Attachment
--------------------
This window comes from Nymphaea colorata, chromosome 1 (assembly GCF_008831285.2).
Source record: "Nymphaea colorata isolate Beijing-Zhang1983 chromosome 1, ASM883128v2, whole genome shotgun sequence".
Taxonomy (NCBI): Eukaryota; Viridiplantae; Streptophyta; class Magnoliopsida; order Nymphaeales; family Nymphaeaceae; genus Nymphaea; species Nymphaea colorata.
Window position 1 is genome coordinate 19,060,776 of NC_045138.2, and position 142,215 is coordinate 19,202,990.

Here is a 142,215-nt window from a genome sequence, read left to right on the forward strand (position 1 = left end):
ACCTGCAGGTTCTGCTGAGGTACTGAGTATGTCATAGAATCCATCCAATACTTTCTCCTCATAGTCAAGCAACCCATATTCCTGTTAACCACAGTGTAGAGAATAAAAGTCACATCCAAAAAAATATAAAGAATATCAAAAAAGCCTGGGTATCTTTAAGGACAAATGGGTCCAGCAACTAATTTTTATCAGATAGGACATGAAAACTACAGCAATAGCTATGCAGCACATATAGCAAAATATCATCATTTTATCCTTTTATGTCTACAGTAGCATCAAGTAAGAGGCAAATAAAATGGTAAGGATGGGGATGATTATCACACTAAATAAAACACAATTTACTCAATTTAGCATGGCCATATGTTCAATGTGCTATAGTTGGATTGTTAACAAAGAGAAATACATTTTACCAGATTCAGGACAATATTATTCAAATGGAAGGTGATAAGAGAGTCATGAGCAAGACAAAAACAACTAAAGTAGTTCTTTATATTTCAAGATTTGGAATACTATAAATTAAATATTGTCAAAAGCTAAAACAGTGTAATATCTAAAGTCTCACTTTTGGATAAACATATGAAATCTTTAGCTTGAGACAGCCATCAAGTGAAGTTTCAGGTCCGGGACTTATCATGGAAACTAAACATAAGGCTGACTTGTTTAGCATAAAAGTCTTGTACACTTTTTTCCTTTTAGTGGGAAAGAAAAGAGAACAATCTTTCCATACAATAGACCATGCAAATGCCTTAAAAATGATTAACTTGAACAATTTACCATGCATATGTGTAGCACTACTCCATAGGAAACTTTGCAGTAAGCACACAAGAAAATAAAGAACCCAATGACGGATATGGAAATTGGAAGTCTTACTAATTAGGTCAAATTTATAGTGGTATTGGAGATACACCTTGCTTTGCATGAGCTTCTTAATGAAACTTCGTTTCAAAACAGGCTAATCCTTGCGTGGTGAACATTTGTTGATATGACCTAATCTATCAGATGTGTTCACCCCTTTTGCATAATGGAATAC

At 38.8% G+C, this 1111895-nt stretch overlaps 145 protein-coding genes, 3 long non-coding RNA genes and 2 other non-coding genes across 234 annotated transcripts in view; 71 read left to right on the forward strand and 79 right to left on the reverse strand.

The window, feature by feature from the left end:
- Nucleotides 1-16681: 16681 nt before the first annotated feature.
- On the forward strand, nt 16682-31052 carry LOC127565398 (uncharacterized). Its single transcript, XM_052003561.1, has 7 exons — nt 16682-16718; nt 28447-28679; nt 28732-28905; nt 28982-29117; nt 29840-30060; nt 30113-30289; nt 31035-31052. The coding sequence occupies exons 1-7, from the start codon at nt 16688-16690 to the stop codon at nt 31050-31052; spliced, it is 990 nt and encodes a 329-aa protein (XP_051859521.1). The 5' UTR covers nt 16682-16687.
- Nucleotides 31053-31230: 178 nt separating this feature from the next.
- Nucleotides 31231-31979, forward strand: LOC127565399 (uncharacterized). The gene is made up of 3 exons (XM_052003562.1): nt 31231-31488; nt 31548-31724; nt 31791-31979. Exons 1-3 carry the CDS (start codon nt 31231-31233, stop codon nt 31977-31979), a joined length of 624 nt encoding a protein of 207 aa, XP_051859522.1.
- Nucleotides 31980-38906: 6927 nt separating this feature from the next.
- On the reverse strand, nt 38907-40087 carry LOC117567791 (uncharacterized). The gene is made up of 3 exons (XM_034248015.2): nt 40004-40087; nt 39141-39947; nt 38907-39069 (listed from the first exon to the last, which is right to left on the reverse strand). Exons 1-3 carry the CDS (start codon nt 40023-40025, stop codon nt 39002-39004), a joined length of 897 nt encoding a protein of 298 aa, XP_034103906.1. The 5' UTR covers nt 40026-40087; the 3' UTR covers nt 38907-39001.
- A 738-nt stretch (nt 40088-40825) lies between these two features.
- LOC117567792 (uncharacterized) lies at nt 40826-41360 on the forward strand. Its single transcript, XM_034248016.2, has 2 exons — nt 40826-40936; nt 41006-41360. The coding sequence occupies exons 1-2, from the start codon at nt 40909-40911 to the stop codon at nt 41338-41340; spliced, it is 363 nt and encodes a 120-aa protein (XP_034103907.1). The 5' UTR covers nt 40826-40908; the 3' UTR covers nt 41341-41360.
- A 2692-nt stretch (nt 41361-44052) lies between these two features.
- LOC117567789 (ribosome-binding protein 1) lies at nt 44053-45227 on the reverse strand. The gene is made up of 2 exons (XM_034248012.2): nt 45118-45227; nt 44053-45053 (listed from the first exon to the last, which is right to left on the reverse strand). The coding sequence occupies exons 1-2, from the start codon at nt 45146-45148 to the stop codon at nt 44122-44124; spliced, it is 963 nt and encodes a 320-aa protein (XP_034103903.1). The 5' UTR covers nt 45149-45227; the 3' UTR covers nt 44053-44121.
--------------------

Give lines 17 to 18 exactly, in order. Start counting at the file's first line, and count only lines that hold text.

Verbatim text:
- A 2692-nt stretch (nt 41361-44052) lies between these two features.
- LOC117567789 (ribosome-binding protein 1) lies at nt 44053-45227 on the reverse strand. The gene is made up of 2 exons (XM_034248012.2): nt 45118-45227; nt 44053-45053 (listed from the first exon to the last, which is right to left on the reverse strand). The coding sequence occupies exons 1-2, from the start codon at nt 45146-45148 to the stop codon at nt 44122-44124; spliced, it is 963 nt and encodes a 320-aa protein (XP_034103903.1). The 5' UTR covers nt 45149-45227; the 3' UTR covers nt 44053-44121.